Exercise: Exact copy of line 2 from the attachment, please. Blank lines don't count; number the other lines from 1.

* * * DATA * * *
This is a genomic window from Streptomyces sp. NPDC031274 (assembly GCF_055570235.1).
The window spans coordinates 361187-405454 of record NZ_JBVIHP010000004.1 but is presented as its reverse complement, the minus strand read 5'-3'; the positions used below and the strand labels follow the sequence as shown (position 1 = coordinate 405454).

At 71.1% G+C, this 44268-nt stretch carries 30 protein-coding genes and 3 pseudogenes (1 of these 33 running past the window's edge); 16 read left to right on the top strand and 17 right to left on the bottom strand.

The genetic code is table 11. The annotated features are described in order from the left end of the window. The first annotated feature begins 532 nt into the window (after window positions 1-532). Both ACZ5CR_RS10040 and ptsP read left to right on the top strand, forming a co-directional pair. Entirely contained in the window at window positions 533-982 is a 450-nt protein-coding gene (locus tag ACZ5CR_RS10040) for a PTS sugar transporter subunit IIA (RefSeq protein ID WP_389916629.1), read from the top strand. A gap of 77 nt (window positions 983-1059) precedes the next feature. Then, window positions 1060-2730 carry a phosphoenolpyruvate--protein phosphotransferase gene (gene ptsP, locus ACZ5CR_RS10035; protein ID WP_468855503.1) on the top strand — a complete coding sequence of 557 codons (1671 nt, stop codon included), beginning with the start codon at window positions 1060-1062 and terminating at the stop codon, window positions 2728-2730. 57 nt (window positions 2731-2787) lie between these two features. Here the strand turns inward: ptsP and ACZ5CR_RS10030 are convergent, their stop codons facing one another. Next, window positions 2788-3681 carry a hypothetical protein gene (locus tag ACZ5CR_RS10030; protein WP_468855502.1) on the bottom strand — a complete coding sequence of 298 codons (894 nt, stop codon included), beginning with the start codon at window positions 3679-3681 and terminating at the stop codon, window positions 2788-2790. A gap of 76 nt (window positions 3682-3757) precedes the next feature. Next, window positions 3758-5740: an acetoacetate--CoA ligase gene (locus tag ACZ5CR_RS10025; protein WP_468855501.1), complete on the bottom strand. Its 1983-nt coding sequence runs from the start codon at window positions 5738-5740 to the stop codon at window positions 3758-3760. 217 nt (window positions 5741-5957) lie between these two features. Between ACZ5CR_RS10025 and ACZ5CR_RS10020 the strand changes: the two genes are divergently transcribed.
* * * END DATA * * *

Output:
The window spans coordinates 361187-405454 of record NZ_JBVIHP010000004.1 but is presented as its reverse complement, the minus strand read 5'-3'; the positions used below and the strand labels follow the sequence as shown (position 1 = coordinate 405454).